Reports of the death of cursive are greatly exaggerated
On Board Online • March 27, 2017
By Cathy Woodruff
After years of focus on ensuring that students have the keyboard proficiency they'll need to thrive in a digital world, interest in reinvigorating cursive writing instruction is gaining momentum.
The New York City school system recently issued two new handbooks with tips for educators on how to teach handwriting, in general, and cursive writing, in particular. The handbooks are shining a spotlight on time-honored skills that, in many cases, have yielded to the classroom clatter of keyboards and mouse clicks.
"We're focused on providing schools with the best instructional resources," Will Mantell, a spokesman for the city schools, told On Board. "It's certainly not a mandate, and it is certainly a case where the decision remains at the school level. There are some schools that have been teaching cursive all along."
That's true statewide, although the exact number of districts still requiring cursive instruction is not known. In some districts where it has disappeared, school officials told On Board, the decision predates current curriculum staff and the reasons are unknown.
"In New York State, the decision to teach cursive writing is a local school district decision," State Education Department officials said. "It's also important to note that, although the standards focus on what is most essential, they do not describe all that can or should be taught."
States are divided in how they feel about cursive writing. Hawaii, Illinois and Indiana dropped requirements to teach cursive in favor of keyboard instruction in recent years. But Massachusetts, California, Florida, Georgia and the Carolinas recently approved laws or policies explicitly requiring schools to teach cursive writing.
The move to encourage stronger cursive instruction in New York City coincides with public comments from Assemblywoman Nicole Malliotakis (R-Staten Island), who was alarmed by an 18-year-old's inability to provide a signature at a voter registration event. Assemblyman Jeffrey Dinowitz (D-Bronx) has introduced a bill that would make cursive writing instruction and memorization of multiplication tables mandatory in the state's elementary schools.
Others take the opposite view. "Let Cursive Handwriting Die," was the headline of a 2013 article in The New York Times by Morgan Polikoff, an assistant professor of education at the University of Southern California. "There is little compelling research to suggest the teaching of cursive positively affects other student skills enough to merit its teaching," he asserted.
However, a 2016 review of 80 research studies by Tanya Santangelo of Arcadia University and Steve Graham of Arizona State University found that the quality and legibility of students' writing improved with cursive instruction.
In addition, "when students have full agency with handwriting, they can devote cognitive resources to other writing processes, such as planning, content, generation and sentence construction," New York City's cursive handbook says, citing Santangelo and Graham. "They are also less likely to forget ideas held in working memory as they convert them to text."
Researchers have found that cursive writing appears to reinforce good spelling, too, suggesting that it may be easier to remember how to spell words while writing them in the continuous flow of script.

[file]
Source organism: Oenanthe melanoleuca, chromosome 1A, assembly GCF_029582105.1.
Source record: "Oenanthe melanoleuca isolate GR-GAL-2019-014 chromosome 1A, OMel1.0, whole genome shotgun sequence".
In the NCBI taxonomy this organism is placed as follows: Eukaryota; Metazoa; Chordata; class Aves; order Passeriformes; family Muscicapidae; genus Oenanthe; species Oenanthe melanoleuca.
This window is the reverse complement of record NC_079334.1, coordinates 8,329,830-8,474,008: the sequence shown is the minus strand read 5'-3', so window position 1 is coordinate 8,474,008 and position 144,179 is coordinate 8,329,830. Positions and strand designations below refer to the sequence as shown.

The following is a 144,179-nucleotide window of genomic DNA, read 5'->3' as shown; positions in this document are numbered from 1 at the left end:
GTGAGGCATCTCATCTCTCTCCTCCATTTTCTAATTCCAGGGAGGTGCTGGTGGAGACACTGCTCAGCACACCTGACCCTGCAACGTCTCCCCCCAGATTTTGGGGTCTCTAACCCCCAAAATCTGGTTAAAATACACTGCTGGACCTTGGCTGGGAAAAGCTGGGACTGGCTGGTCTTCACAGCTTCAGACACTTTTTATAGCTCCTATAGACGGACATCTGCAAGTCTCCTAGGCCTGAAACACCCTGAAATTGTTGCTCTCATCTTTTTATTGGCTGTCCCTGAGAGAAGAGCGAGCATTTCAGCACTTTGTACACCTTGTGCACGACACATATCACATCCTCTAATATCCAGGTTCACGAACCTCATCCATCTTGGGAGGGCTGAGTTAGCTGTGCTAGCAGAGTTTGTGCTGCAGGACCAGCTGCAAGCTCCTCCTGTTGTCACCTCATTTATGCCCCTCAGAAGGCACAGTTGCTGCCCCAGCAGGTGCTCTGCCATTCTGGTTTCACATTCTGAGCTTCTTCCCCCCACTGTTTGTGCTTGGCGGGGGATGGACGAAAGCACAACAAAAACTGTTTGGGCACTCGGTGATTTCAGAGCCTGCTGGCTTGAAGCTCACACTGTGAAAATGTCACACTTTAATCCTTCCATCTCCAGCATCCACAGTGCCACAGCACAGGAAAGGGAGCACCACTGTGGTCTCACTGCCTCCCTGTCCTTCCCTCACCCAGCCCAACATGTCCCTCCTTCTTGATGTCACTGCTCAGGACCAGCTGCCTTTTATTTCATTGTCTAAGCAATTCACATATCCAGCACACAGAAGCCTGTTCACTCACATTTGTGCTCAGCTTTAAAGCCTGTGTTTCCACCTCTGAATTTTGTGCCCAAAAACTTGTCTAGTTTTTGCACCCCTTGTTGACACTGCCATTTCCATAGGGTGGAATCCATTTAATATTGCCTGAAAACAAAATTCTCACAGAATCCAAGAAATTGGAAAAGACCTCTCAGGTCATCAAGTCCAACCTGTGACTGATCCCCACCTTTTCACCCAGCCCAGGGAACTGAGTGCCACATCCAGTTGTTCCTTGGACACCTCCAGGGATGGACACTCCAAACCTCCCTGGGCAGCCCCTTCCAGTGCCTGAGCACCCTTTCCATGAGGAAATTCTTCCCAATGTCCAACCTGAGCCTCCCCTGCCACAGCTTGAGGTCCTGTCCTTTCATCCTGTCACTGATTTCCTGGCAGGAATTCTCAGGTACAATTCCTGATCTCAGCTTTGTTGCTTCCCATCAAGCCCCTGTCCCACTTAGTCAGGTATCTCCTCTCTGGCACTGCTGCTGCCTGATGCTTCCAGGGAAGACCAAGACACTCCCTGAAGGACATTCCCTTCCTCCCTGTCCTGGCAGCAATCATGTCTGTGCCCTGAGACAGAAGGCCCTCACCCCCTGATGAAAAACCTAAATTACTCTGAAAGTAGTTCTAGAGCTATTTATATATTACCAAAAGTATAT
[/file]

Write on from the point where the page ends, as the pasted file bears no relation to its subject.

Cursive writing also had apparent benefits for taking class notes, compared with typing on a laptop computer. Studies found that students who hand-wrote their notes were better at answering questions that required analytical thought, indicating they were more able to think critically about a topic while they were writing by hand.
Such findings come as no surprise for teachers in schools where lessons in longhand remain part of the curriculum.
"For some kids, this fluid activity of writing is almost a magical experience," said Robb Moore, a fifth-grade teacher in Saratoga County's Burnt Hills-Ballston Lake school district, where cursive instruction begins in third grade.
He points out that many historical documents, such as the Declaration of Independence, were written in cursive. Students need to be able to read such documents, as well as contemporary examples of cursive writing.
"Can you imagine getting a hand-written note in the mail that you could not read? What if you wanted to work in the post office?" Moore asked. "I don't know if people have been aware of all the repercussions (of not teaching cursive) as we move through time. It does close off options."
Moore requires his students to keep journals in cursive script. He recalled what a challenge that posed for a student teacher who had not learned cursive writing when she was in school. She was unable to read the students' journal work.
Occupational therapist Kathy Kindl recently helped a group of Burnt Hills third-graders prepare for a handwriting lesson with finger-flexing exercises she called "mouse ears." It's part of a "kinesthetic approach" that pairs learning with physical activity.
"The big piece with handwriting is developing fluency so that handwriting becomes more of an automatic process, and they are not wasting cognitive energy on it," Kindl told On Board.
While adults talk about saving cognitive energy, elementary students view the merits of cursive writing in different terms.
It's fun, they say.
In the Cohoes school district in Albany County, several second-graders told a reporter they prefer to write in cursive, rather than print.
Levi Wood began to explain: "You don't have to ."
"Lift your pencil from the paper," classmate Eva Majer chimed in, finishing his thought.
"It's like scribbling, kind-of," added Lauryn Gyamfi.
"It's fancy," Shayla Poulin and Isabella Riberdy agreed.
Nyzayah Richmond was all business with his purely practical take: "It's faster," he declared.
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